Delwin Witthoft: What you’re referring to, I call “integrated assurance.” Before becoming Head of Internal Audit, I was the Chief Accounting Officer, overseeing the SOX team. I saw the synergies between the SOX team, the enterprise risk management, and now the audit team. This background helps in creating a holistic view and connecting with other compliance functions. We started analyzing risk interconnectivity last year, mapping how risks interplay and their potential impact, which is crucial for both immediate and long-term audit planning.

Instituting a Rotational Program to Navigate Talent Challenges in Internal Audit

Richard Chambers: We talked about the challenges of the environment we’re in. The number one challenge Chief Audit Executives talk about — the thing that keeps them awake at night — is finding and retaining the right talent. Having internal auditors who have expertise in key technologies and in the business. How do you navigate that?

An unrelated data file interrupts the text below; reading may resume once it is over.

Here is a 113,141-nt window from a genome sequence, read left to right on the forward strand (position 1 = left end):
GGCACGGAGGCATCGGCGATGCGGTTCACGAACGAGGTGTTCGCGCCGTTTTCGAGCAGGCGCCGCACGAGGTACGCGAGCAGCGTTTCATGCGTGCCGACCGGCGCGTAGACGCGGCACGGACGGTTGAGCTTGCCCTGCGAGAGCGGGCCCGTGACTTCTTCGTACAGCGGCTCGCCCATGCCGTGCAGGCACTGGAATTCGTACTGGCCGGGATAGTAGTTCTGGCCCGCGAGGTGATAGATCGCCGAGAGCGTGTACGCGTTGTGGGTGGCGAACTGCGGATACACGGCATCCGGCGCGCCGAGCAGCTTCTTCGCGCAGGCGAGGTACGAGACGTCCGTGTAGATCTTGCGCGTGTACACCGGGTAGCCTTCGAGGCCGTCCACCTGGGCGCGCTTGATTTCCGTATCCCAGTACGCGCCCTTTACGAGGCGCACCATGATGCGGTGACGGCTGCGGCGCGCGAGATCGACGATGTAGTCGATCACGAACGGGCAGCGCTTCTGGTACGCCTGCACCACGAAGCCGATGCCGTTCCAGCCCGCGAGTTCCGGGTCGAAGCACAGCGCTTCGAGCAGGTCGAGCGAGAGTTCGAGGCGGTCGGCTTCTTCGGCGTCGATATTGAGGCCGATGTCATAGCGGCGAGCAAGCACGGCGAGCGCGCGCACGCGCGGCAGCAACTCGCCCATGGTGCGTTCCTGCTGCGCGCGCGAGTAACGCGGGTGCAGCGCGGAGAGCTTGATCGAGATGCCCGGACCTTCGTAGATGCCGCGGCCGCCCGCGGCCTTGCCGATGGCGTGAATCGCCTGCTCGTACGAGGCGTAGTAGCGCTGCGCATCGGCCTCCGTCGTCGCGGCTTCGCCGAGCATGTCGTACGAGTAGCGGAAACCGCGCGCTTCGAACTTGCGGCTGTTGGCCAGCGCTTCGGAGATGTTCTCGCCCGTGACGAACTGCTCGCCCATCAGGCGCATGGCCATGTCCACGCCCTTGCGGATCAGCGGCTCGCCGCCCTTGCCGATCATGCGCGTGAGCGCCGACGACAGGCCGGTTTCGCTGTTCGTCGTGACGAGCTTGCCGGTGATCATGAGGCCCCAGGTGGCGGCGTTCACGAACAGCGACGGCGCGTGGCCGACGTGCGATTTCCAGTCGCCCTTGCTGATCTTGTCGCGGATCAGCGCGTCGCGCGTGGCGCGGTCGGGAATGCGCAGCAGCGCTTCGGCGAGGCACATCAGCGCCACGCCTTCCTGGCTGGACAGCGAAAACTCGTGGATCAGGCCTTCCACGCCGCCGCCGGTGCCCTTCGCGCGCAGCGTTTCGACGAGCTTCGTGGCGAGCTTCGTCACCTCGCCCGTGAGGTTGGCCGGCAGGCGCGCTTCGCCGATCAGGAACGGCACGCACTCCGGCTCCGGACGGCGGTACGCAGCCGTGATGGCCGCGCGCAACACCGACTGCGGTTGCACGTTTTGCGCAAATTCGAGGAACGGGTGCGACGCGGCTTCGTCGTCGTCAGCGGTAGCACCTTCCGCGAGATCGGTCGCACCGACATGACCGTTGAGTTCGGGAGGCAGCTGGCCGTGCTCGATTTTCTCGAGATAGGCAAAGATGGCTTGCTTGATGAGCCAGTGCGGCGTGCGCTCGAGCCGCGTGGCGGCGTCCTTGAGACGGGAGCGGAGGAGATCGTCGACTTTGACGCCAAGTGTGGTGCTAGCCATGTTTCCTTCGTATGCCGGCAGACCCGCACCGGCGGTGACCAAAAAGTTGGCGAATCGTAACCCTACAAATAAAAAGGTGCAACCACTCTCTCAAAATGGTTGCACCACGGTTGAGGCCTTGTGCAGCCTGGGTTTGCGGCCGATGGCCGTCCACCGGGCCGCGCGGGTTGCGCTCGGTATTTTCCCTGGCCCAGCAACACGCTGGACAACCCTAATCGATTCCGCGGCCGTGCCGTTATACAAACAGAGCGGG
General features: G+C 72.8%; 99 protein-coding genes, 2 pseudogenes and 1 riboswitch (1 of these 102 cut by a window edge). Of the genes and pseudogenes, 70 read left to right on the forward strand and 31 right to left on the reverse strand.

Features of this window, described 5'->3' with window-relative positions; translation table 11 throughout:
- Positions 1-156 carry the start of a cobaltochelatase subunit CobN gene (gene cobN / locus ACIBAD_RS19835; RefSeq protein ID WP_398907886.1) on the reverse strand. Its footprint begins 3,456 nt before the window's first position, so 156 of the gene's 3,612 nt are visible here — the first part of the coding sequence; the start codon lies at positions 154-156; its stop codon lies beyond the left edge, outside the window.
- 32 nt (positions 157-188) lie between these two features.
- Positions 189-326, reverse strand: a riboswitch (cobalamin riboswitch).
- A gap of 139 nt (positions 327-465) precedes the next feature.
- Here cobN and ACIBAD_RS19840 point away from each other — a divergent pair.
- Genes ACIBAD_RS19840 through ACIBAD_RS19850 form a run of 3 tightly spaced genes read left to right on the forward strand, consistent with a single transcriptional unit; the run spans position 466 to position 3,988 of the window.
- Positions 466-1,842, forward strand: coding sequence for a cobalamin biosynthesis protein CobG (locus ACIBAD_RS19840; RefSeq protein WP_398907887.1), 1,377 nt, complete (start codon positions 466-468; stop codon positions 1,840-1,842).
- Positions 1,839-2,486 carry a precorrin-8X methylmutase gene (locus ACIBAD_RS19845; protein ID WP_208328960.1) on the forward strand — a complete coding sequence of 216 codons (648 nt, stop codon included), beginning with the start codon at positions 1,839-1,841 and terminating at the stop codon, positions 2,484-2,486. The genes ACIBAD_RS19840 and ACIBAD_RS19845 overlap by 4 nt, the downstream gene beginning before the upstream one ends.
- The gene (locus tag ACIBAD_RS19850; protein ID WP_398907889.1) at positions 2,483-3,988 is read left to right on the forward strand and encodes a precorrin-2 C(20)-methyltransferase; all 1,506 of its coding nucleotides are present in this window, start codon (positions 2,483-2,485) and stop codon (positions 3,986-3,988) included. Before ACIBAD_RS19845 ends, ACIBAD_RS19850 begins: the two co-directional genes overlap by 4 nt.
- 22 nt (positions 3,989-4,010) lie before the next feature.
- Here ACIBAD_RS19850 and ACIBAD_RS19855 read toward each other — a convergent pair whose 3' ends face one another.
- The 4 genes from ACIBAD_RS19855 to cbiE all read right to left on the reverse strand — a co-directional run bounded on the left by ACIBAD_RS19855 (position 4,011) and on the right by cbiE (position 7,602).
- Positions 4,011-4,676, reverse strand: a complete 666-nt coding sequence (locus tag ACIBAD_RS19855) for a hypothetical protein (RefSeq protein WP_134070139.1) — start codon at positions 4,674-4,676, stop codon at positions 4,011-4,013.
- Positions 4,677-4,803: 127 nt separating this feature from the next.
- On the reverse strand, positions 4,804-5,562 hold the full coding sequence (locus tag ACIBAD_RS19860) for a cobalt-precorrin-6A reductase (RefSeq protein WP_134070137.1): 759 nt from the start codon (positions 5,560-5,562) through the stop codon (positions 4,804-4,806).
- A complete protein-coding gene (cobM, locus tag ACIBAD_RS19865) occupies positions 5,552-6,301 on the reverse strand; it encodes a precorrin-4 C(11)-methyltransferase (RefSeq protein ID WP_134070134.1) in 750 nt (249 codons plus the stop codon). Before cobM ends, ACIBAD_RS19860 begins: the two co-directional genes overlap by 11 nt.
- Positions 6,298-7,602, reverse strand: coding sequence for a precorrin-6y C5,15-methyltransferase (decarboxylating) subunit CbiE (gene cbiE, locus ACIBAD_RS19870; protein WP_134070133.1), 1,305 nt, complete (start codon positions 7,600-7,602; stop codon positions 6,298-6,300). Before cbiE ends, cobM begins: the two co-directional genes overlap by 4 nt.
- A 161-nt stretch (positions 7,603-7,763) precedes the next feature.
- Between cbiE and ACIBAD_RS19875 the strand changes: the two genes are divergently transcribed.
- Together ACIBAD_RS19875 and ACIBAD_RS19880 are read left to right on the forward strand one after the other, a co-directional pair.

Delwin Witthoft: Audit is a people business, and finding the right talent is my number one challenge. We have a rotational model where auditors stay for three to four years before moving back into the business. That means that you need to find the new talent to learn our methodology, spend time to identify the opportunities, and then move back into the business market or function — and that is a challenge. Recent changes, like hybrid working, have made audit roles more appealing due to reduced travel burdens. Rather than for three or four weeks in a row, they travel for one week to do the site visit.

Leveraging Experience in the Business for Enhanced Audit Coverage

Richard Chambers: How did your background in the business help you as the Chief Audit Executive? What advantage do you think that gave you having served in other roles, especially in dealing with the recent disruptions?